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ODHHS Information
Alport Syndrome
(Source: Boystown Research Registry)
 
 
Alport Syndrome (AS) is characterized by hereditary nephritis (kidney disease known as Bright´s disease in the past) and sensorineural hearing loss. The mode of inheritance may be X-linked or autosomal dominant. Less common symptoms include a defect of the lens of the eye called anterior lenticonus and a defect of blood platelets that can cause bleeding complications. AS is usually diagnosed by a test for blood and protein in the urine, hearing tests, and an extended family history.
 
AS does not seem to be associated with any racial or geographic group. Males are affected more severely than females; this is true whether the mode of inheritance is autosomal or X-linked dominant. The most consistent sign of kidney involvement is hematuria which is red blood cells in the urine. Hematuria which causes an actual change in the color of the urine, generally occurs only at times of infection and fever. Microscopic hematuria which is detected only in the laboratory may be present from birth, and may be the only sign of kidney involvement in females. Progression to end-stage-renal-disease (ESRD), the point at which dialysis or kidney transplant is necessary, is gradual in males and unlikely in females. There are both juvenile and adult types of AS; ESRD occurs in childhood or adolescence in the juvenile type and during middle age in the adult type. In this country, AS accounts for 3% of the ESRD and is the reason for 1-2% of kidney transplants. Medical management of the kidney disease includes a low protein diet, control of high blood pressure, and eventual dialysis or transplant.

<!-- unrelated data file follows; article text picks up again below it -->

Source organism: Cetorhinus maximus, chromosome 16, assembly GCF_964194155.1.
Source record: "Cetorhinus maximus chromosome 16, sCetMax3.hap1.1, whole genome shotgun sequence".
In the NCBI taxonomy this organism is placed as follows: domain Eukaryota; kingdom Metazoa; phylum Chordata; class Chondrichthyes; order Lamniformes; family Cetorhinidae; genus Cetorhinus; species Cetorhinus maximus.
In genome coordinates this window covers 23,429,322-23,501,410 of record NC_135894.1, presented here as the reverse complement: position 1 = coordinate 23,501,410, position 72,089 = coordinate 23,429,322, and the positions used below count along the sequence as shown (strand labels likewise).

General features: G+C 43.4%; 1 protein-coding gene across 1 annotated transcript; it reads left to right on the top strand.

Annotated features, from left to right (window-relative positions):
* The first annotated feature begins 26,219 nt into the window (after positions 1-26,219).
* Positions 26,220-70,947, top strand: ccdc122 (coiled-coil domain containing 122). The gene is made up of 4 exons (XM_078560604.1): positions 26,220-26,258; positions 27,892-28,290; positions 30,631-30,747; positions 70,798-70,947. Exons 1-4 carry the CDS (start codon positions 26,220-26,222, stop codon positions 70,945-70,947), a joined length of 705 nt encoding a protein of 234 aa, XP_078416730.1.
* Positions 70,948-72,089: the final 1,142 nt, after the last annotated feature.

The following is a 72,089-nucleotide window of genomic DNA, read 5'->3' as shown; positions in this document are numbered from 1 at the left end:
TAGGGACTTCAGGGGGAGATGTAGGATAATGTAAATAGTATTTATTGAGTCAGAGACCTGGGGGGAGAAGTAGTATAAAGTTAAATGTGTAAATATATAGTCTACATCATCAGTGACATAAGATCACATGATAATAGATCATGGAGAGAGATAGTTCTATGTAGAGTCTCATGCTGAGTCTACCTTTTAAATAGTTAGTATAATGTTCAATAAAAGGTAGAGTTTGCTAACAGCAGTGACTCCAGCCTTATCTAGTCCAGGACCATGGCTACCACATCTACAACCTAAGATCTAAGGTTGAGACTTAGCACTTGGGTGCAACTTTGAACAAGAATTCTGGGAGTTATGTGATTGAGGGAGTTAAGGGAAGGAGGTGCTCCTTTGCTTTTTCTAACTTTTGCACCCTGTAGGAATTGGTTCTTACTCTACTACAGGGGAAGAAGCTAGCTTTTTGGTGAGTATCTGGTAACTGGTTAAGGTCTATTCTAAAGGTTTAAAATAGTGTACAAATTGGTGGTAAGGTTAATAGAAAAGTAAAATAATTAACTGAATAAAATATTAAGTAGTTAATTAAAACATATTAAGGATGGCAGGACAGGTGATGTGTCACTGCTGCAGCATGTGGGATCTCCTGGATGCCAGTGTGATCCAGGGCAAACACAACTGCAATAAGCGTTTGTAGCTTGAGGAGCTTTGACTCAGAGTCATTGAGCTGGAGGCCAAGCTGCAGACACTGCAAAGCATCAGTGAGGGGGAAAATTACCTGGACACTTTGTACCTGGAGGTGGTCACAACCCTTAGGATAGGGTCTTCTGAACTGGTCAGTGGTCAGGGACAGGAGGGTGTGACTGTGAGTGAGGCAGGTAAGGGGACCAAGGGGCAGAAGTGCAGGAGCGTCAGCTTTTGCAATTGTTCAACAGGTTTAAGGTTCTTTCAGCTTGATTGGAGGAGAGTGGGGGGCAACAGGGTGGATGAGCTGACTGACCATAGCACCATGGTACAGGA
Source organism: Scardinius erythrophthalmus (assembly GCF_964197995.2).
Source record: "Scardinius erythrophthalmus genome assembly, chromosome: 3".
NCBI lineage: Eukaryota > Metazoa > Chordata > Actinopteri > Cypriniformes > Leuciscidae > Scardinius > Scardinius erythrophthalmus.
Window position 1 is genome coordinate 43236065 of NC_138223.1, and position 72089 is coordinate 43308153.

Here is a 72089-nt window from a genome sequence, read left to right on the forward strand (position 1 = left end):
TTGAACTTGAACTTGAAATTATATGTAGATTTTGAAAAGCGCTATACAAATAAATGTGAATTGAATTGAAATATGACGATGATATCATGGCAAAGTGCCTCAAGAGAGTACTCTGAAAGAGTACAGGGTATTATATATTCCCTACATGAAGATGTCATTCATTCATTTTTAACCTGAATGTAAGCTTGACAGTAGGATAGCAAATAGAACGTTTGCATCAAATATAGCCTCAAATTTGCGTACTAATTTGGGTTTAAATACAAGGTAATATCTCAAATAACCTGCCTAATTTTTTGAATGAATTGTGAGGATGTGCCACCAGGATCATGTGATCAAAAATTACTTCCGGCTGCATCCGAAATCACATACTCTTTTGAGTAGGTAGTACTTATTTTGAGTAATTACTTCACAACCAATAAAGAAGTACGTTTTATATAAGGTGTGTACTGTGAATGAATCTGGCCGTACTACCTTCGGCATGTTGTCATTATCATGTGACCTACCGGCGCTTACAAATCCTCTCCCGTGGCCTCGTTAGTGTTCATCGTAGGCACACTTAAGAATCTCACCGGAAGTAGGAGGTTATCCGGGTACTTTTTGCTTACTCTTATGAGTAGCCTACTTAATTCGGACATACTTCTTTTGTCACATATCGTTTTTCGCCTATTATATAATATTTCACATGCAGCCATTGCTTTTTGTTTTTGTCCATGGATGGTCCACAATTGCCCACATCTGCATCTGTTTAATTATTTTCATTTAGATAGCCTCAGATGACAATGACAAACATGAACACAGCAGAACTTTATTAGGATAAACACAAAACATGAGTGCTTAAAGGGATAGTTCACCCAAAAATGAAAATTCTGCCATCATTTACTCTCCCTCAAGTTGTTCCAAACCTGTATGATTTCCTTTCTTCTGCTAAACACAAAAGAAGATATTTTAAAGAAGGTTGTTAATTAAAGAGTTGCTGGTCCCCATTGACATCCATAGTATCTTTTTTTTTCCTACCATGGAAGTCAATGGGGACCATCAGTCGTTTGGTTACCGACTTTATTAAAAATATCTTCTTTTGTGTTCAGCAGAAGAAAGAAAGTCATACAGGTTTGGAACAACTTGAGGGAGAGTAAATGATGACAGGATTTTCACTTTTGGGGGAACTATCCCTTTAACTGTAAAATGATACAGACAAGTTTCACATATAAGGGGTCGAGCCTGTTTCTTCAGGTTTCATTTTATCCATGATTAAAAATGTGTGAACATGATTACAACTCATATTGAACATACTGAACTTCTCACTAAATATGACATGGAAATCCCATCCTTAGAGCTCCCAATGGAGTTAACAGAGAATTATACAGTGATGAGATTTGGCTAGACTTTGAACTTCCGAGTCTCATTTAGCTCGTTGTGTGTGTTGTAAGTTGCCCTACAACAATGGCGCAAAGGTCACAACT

Hearing loss commonly occurs in childhood.
 
Most subtypes of AS include a bilateral progressive sensorineural hearing loss of mild to moderate degree, but some individuals may have a severe to profound loss. Females generally have a milder hearing loss than their male relatives if they have one at all. Management of the hearing loss includes regular audiologic follow-up, use of hearing aides, and avoidance of certain drugs and excessive noise exposure that can cause further hearing loss.
 
Mutations (changes from the normal genetic structure) responsible for AS have been found in a collagen gene, COL4A5, which is on the long arm of the X chromosome (Xq22). Several different mutations in the COL4A5 gene have been identified, which are thought to relate to the variation in age of onset and severity among families with AS. At this time a gene for autosomal dominant AS has not been identified.

 
The information presented here first appeared in publications of the Boys Town National Research Register for Hereditary Hearing Loss, the National Institute on Deafness and Other Communication Disorders (NIDCD), Hereditary Hearing Impairment Resource Registry (HHIRR), or the Boys Town Research Registry for Hereditary Hearing Loss.
 
 
The Boys Town Research Registry for Hereditary Hearing Loss
 
The Boys Town Research Registry for Hereditary Hearing Loss (Registry) is designed to foster a partnership between families, clinicians and researchers in the area of hereditary hearing loss/deafness through three primary functions. First, the Registry disseminates information to professionals and families about clinical and research issues related to hereditary deafness/hearing loss. Second, the Registry collects information from individuals interested in supporting and participating in research projects. This information is used to support the third function of the Registry - matching families with collaborating research projects.
 
For more information, contact:
Research Registry for Hereditary Hearing Loss
555 N. 30th Street
Omaha, NE 68131
800 320-1171 (V/TDD)
402 498-6331 (FAX)

 
http://www.boystown.org/​
 

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